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Harvesting Health: Drawing from timeless biblical insights for a modern nutritious diet

Israel remains determined to preserve its balance even amid trials

Illustrative image (Photo: Shutterstock)

Going back to the roots

In the biblical era, both culture and food were inherently simpler and more natural. People were called to cultivate according to God’s design, to steward the earth and its resources with respect: And God said, Behold, I have given you every herb yielding seed, which is upon the face of all the earth, and every tree, in which is the fruit of a tree yielding seed; to you it shall be for food” (Genesis 1: 29)

According to historical and archaeological evidence related to the First Temple period (1200-586 B.C.) until the Byzantine period (330-1453), it's likely that the dietary foundation included the following:
- grains (barley, wheat, millet)
- legumes (fava beans, lentils, chickpeas, sesame)
- fruits (figs, dates, pomegranates, olives, apples, carob, grapes).
- meat options (goats, sheep, and fish)

It is interesting to note that over the past decades, organic food has become increasingly popular in Israel, driven by health-conscious consumers seeking high-quality, chemical-free food products.

“We have a role to play here that’s not about just eating, but in understanding this land that nourishes us,” says Israel's prominent food archaeologist Tova Dickstein. She has been cultivating the Neot Kedumim Nature Reserve, a manmade open-air research site, since the 1990s, where she studies the components of the ancient ‘biblical diet.’ Her work focuses on reviving historical ingredients that are now being integrated into modern Israeli cuisine.

Different studies suggest that many Israelis perceive organic food as safer, healthier and more environmentally sustainable than conventionally grown produce.

“Only in the past two decades has Israeli food moved toward lighter, more locally connected foods that resonate closer with the biblical diet, conceived as more appropriate for Israel’s hot climate and laid-back mindset,” notes Amos Sion, an Israeli Chef. 

Israel's flourishing organic food market

Nowadays, Israel can boast of a significant organic agriculture sector, farmers across the country produce a wide range of fruits, vegetables, grains, dairy products, eggs, and meat based on farming practices that emphasize soil health, biodiversity, and the avoidance of synthetic pesticides and fertilizers.

During the last two years, 47,000 dunams (over 11,5000 acres) of Israeli land have been identified as organic, along with another 3,500 dunams (about 870 acres) being transformed for this purpose, with 35% allocated to field crops and 33% to fruit crops.

Organic products in Israel are certified according to strict standards set by the Ministry of Agriculture. Farmers and food producers must adhere to these regulations to label their products as organic and display the official certification logo, ensuring their offerings meet strict quality and production standards.

With specialty stores, and supermarkets offering a variety of organic options, farmer's markets are also popular venues for purchasing directly from local growers featuring an extensive selection of fresh organic fruits, vegetables, and other artisanal products.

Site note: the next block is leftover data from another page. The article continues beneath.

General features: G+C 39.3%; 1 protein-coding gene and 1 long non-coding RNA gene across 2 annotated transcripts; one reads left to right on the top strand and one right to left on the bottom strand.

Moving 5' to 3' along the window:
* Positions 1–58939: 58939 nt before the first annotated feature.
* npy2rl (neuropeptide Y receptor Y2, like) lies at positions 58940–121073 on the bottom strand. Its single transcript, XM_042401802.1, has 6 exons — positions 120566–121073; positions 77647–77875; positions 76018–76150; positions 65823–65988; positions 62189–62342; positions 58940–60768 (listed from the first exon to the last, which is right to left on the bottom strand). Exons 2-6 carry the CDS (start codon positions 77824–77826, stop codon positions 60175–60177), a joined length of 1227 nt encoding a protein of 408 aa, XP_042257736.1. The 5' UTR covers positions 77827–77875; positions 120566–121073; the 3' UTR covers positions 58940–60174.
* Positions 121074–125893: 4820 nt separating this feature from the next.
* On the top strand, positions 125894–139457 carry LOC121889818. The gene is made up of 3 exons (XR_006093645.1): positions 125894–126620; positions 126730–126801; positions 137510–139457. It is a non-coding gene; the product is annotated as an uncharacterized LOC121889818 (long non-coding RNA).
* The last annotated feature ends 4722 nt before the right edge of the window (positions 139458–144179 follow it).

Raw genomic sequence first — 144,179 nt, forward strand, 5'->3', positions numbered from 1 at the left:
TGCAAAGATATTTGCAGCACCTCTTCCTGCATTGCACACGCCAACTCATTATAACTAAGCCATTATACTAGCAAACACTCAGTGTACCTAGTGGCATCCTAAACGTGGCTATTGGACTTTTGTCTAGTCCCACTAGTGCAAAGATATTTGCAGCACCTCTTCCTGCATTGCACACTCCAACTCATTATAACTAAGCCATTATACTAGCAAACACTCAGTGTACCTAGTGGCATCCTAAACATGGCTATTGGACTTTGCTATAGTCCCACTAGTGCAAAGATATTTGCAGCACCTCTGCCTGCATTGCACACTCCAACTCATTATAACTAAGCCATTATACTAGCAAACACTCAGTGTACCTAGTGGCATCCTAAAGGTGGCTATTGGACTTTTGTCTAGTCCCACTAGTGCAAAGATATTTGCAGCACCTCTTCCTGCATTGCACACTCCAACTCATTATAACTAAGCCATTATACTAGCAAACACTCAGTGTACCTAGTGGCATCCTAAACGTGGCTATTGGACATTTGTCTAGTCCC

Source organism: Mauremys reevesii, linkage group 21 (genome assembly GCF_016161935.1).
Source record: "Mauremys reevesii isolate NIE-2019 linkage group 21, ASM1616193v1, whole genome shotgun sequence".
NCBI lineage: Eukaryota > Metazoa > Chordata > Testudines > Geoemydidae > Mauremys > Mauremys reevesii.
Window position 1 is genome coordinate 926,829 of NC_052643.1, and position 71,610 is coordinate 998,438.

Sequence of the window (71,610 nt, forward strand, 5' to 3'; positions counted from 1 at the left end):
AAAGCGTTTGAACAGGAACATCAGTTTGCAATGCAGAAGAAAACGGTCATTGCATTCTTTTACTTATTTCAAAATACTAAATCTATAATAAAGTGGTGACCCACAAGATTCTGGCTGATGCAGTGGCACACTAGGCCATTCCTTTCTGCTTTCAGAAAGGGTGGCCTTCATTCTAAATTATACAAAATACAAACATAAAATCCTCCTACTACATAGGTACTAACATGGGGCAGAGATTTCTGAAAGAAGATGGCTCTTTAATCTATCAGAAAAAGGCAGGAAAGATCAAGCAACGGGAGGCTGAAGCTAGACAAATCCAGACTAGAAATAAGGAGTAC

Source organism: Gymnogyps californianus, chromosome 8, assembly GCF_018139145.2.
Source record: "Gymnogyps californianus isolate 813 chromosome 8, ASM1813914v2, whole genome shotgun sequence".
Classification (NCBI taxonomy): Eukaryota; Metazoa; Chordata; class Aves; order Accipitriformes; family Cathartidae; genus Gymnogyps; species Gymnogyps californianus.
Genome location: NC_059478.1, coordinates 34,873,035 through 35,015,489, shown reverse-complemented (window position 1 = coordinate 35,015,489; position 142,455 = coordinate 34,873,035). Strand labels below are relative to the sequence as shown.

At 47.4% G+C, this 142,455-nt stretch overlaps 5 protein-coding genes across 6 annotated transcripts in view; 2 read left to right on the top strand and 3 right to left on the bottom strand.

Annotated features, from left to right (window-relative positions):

For that matter, in the Messianic Moshav Yad Hashmona near Jerusalem, the “Third Day” Organic Farm – run by the organization Revive Israel – offers fresh organic vegetables and, “A unique program for prostitution survivors and alcoholics as they go through the process of healing and restoration through working on the organic farm and tending the goat herd.”

The war's impact on agricultural stability and food security

Tragically, since the devastating attacks by the terrorist group Hamas on Oct. 7, farmers and their families suffered casualties, injuries and kidnappings. Many have been forced to evacuate their homes and farms, while others have been called up for military service. Equipment has been stolen or destroyed, and some farmlands remain under constant threat of fire. Additionally, numerous foreign workers have fled the region, exacerbating the challenges faced by local farmers.

“A lot of people don’t know it, but the production of vegetables and fruits in the otef (Gaza Envelope) is crucial for food security in Israel,” warns Guy Rilov, chairman of the non-profit organization, Organic Israel, which launched a program called "First Aid For Wounded Farms" a few months ago.

Israeli farm destruction in a Gaza border farm after October 7, 2023. (Photo courtesy of Organic Israel)

Demonstrating heartfelt solidarity, numerous organizations, such as the International Christian Embassy Jerusalem (ICEJ,) have undertaken solidarity trips over the past several months. These programs are specifically designed to address the urgent requirements of Israel's beleaguered agricultural sector, allowing volunteers to extend invaluable practical assistance during these trying times.

May we continue to heed, both literally and spiritually, this request from the Lord Jesus Yeshua: "And He said to them, 'The harvest is plentiful, but the laborers are few. Therefore pray earnestly to the Lord of the harvest to send out laborers into his harvest.' (Luke 10:2)

ICEJ volunteers picking fruit on an Israeli farm in southern Israel (Photo: ICEJ)

The All Israel News Staff is a team of journalists in Israel.

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